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The internet has (kind of) run out of space

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posted on Feb, 3 2011 @ 12:28 PM
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The internet has (kind of) run out of space


www.cnn.com

(CNN) -- On Thursday, the internet as we know it ran out of space.

The nonprofit group that assigns addresses to service providers announced that, on Thursday morning, it allocated the last free internet addresses available from the current pool used for most of the internet's history.

"This is an historic day in the history of the internet, and one we have been anticipating for quite some time," said Raul Echeberria, chairman of the Number Resource Organization.
(visit the link for the full news article)


edit on Thu Feb 3 2011 by DontTreadOnMe because: BAN title must match source article




posted on Feb, 3 2011 @ 12:28 PM
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The new pool, which has technically been ready since 1999, has so many IP addresses that most non-mathematicians probably don't even know the number exists -- 340 undecillion.

That's 340 trillion groups of one trillion networks each. Each network can handle a trillion devices. If the current pool were the size of a golf ball, the new one would be the size of the sun.


I've been working in IT for about 8 years and was intrigued during my education that domain names, in need, could run out eventually... of course, the resolution has been underway for years. Maybe this has to do with the new ipv6?...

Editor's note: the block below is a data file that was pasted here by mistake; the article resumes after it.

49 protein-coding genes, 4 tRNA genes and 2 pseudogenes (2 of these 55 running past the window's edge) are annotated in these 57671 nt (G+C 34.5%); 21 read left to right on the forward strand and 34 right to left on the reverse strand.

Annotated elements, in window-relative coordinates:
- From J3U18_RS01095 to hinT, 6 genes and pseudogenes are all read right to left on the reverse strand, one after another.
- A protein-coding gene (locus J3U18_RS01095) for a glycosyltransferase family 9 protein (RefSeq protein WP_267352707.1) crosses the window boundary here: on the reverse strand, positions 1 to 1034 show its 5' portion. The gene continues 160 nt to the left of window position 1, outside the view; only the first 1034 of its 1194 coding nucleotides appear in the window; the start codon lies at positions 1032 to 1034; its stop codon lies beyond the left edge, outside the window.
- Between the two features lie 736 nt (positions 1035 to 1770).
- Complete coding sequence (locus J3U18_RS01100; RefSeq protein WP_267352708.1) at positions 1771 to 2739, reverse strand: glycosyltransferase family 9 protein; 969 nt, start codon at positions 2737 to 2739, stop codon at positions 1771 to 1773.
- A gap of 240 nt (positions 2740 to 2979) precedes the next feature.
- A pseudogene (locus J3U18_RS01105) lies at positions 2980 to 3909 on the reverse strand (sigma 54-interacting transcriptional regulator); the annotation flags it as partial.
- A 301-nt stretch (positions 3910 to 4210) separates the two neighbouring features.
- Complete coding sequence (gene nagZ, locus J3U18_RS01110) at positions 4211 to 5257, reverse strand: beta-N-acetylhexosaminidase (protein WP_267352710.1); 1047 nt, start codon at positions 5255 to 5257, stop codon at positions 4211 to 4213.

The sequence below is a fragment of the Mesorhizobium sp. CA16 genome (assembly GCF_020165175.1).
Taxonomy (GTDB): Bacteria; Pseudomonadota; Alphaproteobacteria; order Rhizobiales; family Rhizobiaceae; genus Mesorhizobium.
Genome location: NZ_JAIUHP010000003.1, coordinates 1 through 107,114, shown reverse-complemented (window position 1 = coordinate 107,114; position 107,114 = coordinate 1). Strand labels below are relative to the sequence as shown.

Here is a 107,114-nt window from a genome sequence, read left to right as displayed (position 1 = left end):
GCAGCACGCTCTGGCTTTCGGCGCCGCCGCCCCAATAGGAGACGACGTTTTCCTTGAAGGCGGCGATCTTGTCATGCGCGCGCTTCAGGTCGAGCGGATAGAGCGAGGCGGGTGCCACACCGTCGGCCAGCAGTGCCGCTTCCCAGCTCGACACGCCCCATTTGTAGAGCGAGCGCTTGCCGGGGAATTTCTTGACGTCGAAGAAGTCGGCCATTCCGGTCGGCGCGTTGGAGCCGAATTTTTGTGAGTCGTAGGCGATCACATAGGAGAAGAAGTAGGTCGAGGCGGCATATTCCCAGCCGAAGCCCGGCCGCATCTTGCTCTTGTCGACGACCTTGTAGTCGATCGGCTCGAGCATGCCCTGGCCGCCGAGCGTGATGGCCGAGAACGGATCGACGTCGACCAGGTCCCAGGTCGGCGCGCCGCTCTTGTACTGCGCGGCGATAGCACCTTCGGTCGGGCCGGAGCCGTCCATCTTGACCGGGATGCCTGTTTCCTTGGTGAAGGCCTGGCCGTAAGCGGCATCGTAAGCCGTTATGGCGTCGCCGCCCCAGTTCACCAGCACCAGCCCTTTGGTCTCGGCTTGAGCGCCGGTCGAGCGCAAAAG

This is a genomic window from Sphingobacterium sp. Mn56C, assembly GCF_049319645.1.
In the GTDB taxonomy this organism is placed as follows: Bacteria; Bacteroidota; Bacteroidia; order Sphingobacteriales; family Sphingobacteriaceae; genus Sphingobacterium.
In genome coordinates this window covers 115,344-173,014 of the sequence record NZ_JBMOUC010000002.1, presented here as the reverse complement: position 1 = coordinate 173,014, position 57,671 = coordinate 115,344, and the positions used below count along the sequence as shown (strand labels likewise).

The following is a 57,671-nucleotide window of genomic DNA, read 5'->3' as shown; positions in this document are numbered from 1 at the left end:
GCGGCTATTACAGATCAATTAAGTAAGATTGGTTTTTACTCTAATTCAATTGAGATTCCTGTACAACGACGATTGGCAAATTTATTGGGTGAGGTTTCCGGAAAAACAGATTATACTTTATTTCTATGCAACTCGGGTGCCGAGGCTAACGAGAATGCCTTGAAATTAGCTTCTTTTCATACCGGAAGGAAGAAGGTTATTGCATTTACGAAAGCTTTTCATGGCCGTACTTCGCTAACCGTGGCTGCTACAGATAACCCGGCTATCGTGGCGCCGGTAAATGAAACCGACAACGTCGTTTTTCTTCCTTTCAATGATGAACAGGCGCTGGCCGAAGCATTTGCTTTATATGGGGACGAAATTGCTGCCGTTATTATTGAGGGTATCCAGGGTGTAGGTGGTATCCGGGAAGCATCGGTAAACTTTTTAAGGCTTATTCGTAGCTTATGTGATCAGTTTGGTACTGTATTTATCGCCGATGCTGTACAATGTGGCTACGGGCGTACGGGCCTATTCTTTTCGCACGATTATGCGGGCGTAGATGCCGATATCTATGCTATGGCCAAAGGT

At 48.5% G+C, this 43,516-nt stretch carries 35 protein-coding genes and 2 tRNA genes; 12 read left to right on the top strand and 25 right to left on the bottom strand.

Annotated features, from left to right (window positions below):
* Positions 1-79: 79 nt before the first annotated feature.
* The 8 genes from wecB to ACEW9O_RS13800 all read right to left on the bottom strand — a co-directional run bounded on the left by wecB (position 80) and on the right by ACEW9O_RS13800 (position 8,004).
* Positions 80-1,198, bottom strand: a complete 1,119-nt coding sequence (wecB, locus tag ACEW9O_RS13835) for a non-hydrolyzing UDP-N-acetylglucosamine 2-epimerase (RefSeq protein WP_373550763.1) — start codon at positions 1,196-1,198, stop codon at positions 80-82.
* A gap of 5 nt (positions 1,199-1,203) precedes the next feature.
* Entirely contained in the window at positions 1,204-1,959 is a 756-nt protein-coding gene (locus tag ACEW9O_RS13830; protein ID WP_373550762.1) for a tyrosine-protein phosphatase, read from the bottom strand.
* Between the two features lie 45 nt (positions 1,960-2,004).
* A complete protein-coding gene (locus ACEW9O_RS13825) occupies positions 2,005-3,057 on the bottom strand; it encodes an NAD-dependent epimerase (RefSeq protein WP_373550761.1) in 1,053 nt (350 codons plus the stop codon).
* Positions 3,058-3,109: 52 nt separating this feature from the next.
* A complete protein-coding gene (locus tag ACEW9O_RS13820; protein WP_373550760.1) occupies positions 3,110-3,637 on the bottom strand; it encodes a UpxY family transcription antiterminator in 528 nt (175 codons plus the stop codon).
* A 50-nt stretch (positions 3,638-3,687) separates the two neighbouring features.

www.cnn.com
(visit the link for the full news article)



posted on Feb, 3 2011 @ 12:34 PM
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IPv6 is the solution yes. So. to be clear the internet is not out of space. There are major companies that hand out that space. They have each been given the last share of "unallocated" space There is still a good 6 months, maybe a little more. But this gives companies time to prepare for Ipv6. Wouldn't worry too much about it.



posted on Feb, 3 2011 @ 12:38 PM
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reply to post by Juggernutty
 


watch out for net neutrality on this one. ipv6 has been ready for years but there was no profit in it. now that ipv4 addresses are in short supply, the cost of personal sites will skyrocket.

internet is a corporate phenom, like wireless, microwave, radio....everything the military made and then turned public.



posted on Feb, 3 2011 @ 12:46 PM
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reply to post by zroth
 


wrong ! Ipv6 is compatible with ipv4. Nothing different except the ip address is longer and more sophisticated



posted on Feb, 3 2011 @ 12:52 PM
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reply to post by Whereweheaded
 


Yeah, that's correct. So, prices should remain exactly the same. I think they said with Ipv6 each person in the world could have 1 million ip addresses to themselves and they wouldn't run out.



posted on Feb, 3 2011 @ 12:56 PM
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Originally posted by Whereweheaded
reply to post by zroth
 


wrong ! Ipv6 is compatible with ipv4. Nothing different except the ip address is longer and more sophisticated